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CBS Catches Attention of Key Demographic

September 24, 2004|Meg James and Jonathan Taylor | Times Staff Writers

For the last four seasons, NBC has enjoyed undisputed bragging rights to the audience demographic that advertisers cherish most. Now there's some dispute.

CBS' new forensic crime drama "CSI: NY" beat NBC's longtime powerhouse "Law & Order" on Wednesday night. It not only drew more viewers overall but captured the 18-to-49-year-old segment, known in the industry simply as "the demo."

The victory demonstrated the strides CBS has made in shedding its image as a haven for older viewers. It also comes at a particularly welcomed time for the Viacom Inc. network, which is grappling with the controversy surrounding its flawed story about President Bush's National Guard service. The ratings suggested that viewers aren't letting CBS News' problems keep them away from shows they want to watch.

Just three days into the new season, it's too soon to pronounce a winner in the race for younger viewers, and NBC executives on Thursday downplayed the results. But CBS sounded a triumphant note.

"Slowly, methodically, since Leslie [Moonves] got here, we've built the network night by night, hour by hour," Kelly Kahl, CBS' executive vice president for scheduling, said Thursday. "What this represents overall is that on any given night, we can be competitive not just in viewers but now in 'the demo' too."

The importance of landing these viewers is enormous to each network's bottom line. In June, NBC parlayed its dominance in the 18-to-49-year-old demographic into $2.9 billion in advertising sales for the season that kicked off this week. Although CBS continues to attract the largest audience, it hauled in $500 million less than General Electric Co.'s NBC.

With so much at stake, executives at CBS and NBC have tried to kick off their seasons with a bang, using the kind of creative scheduling -- known in the trade as "stunting" -- that is usually reserved for sweeps months.

Among its maneuvers, NBC moved "West Wing" out of its Wednesday 9 p.m. slot to make room for back-to-back episodes of "Law & Order." The first episode won in the 9 p.m. time period. But at 10 p.m., "CSI: NY" handily topped the second episode, attracting nearly 4 million more viewers than "Law & Order," for a total of 19.3 million. In the 18-to-49 demographic, the CBS show drew 2 million more viewers.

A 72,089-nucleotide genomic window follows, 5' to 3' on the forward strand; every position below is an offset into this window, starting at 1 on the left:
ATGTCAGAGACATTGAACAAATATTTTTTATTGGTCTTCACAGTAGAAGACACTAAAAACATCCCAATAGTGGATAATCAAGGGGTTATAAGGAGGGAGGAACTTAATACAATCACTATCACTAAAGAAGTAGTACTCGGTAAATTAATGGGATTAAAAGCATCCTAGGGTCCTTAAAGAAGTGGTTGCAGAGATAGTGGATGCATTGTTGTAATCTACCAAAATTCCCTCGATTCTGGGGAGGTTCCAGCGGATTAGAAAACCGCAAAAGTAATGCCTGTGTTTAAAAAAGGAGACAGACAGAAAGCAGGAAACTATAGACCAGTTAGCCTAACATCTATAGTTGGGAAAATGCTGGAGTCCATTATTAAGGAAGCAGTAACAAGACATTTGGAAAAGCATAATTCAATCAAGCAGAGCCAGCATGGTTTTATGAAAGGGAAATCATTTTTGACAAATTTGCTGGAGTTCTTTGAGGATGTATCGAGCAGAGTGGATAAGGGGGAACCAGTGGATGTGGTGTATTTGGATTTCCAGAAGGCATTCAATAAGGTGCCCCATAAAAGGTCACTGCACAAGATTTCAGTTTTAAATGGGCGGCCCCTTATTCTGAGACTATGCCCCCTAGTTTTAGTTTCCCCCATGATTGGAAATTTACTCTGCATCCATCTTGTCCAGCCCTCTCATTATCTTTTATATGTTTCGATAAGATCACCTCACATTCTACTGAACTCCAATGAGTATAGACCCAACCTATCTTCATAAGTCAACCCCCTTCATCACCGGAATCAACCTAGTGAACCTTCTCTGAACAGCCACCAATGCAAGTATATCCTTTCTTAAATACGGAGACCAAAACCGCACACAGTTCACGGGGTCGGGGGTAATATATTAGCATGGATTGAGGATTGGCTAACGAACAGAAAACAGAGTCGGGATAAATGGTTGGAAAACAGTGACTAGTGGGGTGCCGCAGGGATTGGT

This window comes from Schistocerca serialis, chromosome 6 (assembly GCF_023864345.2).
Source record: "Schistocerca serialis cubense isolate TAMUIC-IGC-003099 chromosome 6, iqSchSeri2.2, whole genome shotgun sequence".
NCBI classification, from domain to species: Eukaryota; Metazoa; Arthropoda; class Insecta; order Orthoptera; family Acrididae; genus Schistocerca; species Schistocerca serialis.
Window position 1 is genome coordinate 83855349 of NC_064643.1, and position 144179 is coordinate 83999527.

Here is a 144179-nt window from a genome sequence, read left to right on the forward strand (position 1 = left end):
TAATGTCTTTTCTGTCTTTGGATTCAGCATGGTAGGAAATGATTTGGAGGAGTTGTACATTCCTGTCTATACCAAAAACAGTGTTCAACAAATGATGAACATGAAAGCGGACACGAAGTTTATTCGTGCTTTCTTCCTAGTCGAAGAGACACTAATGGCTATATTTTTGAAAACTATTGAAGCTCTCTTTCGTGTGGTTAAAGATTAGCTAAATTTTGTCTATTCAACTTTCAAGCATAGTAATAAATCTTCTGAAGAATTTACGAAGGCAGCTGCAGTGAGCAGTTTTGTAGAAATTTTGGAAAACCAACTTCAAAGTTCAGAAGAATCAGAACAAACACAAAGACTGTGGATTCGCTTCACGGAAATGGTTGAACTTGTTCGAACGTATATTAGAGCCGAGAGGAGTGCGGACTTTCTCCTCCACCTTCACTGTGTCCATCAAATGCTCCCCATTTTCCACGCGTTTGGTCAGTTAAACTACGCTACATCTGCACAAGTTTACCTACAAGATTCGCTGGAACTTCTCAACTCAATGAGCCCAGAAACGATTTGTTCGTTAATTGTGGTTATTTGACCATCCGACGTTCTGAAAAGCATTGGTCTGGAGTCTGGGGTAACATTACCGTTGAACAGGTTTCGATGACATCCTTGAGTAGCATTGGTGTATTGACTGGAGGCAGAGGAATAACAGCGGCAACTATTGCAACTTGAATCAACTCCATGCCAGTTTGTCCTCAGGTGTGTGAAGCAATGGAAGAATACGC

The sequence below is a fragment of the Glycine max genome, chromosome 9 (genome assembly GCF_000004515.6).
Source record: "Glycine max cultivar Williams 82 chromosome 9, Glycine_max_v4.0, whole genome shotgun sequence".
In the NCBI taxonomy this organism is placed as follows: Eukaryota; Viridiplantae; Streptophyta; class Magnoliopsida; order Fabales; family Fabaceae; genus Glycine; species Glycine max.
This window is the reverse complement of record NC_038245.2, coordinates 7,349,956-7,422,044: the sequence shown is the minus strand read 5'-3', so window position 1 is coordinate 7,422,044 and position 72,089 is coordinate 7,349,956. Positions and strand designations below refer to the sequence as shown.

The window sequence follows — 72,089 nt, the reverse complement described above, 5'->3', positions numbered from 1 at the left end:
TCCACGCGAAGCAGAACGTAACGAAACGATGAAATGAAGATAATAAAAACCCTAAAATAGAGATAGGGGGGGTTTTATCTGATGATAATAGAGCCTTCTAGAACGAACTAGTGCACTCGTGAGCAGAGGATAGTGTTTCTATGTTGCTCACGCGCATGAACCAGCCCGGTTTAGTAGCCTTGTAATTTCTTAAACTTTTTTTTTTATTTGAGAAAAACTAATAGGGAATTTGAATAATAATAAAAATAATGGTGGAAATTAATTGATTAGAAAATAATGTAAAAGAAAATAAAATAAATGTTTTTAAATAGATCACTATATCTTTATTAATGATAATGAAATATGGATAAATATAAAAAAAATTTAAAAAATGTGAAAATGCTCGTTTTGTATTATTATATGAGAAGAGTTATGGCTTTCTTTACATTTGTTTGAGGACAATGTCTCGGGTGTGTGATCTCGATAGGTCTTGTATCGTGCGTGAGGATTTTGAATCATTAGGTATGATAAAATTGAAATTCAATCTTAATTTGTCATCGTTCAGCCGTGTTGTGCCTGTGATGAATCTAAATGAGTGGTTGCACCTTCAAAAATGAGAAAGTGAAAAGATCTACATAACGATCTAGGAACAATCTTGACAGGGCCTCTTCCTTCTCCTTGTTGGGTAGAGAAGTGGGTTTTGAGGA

"CBS has to be pleased with its performance so far," said Lowell Singer, media analyst for investment banking firm S.G. Cowen & Co. "And NBC has to be concerned. Other than 'Joey,' it's not clear that any of NBC's other new shows are going to be wild successes."

CBS has worked hard to improve its showing at 10 p.m., scoring particularly well with "CSI: Miami" on Mondays and "Without a Trace" on Thursdays. As CBS' Kahl noted, "it has a great impact on late news, and a great impact for Letterman."

Sure enough, this Wednesday, CBS' "The Late Show With David Letterman" posted its best numbers among young adults since 1994.

Next Wednesday, CBS will bank even more heavily on the "CSI" franchise by running a repeat of the season premiere of "CSI: Crime Scene Investigation" as a lead-in to the spinoff "CSI: NY."

NBC, for its part, launched its new shows earlier this month, hoping to get a bounce from its broadcast of the Summer Olympics. But two of its new dramas, "Hawaii" and "LAX," have not taken off with viewers. "The Apprentice" with Donald Trump also got off to a slow start.

"I don't think this sets in stone the way the season is going to go," said Mitch Metcalf, NBC's senior vice president for scheduling. "It wasn't like we had a number at 10 o'clock that we should be ashamed of. 'Law & Order,' in its 14th year, continues to attract a great audience."

Walt Disney Co.-owned ABC, meanwhile, had reasons to be upbeat about one of its new shows. The highly promoted TV drama "Lost," about plane crash victims trying to survive on a tropical isle crawling with monsters, generated ABC's highest ratings for a drama in nine years: 18.7 million viewers.

Stephen McPherson, ABC's president for prime-time entertainment, said the network was encouraged that its focused advertising campaign, which included billboards and spots on radio and the Internet, had paid off. "But nothing has changed for us," he said. "We are trying to manage expectations and move forward as smartly and aggressively as we can."

Advertisers on Thursday said that viewership for "Lost" had exceeded their expectations.

" 'Lost' was found," said Shari Anne Brill, director of programming for the ad-buying firm Carat USA. "You have to build a network one show at a time, so this might be the show for ABC."

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